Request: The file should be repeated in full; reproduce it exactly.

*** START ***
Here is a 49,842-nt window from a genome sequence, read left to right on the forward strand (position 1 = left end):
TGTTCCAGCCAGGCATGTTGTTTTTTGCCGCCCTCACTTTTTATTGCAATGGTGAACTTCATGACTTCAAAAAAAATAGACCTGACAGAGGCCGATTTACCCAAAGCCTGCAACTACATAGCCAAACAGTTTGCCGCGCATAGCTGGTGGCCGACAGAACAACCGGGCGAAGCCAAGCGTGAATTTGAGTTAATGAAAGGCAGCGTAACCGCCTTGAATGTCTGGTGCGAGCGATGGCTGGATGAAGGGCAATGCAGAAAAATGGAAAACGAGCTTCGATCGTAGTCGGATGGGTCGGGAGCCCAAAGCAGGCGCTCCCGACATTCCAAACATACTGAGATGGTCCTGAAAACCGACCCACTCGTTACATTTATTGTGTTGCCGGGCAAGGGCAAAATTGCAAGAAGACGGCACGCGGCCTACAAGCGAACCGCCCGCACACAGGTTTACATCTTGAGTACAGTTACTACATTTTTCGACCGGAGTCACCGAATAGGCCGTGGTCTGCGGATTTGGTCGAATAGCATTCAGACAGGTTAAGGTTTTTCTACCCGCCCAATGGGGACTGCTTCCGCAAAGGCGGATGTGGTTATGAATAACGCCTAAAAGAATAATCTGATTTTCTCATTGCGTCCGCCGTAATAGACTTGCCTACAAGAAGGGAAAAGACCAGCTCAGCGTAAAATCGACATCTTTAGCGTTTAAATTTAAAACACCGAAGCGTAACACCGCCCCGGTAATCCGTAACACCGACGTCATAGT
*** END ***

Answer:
Here is a 49,842-nt window from a genome sequence, read left to right on the forward strand (position 1 = left end):
TGTTCCAGCCAGGCATGTTGTTTTTTGCCGCCCTCACTTTTTATTGCAATGGTGAACTTCATGACTTCAAAAAAAATAGACCTGACAGAGGCCGATTTACCCAAAGCCTGCAACTACATAGCCAAACAGTTTGCCGCGCATAGCTGGTGGCCGACAGAACAACCGGGCGAAGCCAAGCGTGAATTTGAGTTAATGAAAGGCAGCGTAACCGCCTTGAATGTCTGGTGCGAGCGATGGCTGGATGAAGGGCAATGCAGAAAAATGGAAAACGAGCTTCGATCGTAGTCGGATGGGTCGGGAGCCCAAAGCAGGCGCTCCCGACATTCCAAACATACTGAGATGGTCCTGAAAACCGACCCACTCGTTACATTTATTGTGTTGCCGGGCAAGGGCAAAATTGCAAGAAGACGGCACGCGGCCTACAAGCGAACCGCCCGCACACAGGTTTACATCTTGAGTACAGTTACTACATTTTTCGACCGGAGTCACCGAATAGGCCGTGGTCTGCGGATTTGGTCGAATAGCATTCAGACAGGTTAAGGTTTTTCTACCCGCCCAATGGGGACTGCTTCCGCAAAGGCGGATGTGGTTATGAATAACGCCTAAAAGAATAATCTGATTTTCTCATTGCGTCCGCCGTAATAGACTTGCCTACAAGAAGGGAAAAGACCAGCTCAGCGTAAAATCGACATCTTTAGCGTTTAAATTTAAAACACCGAAGCGTAACACCGCCCCGGTAATCCGTAACACCGACGTCATAGT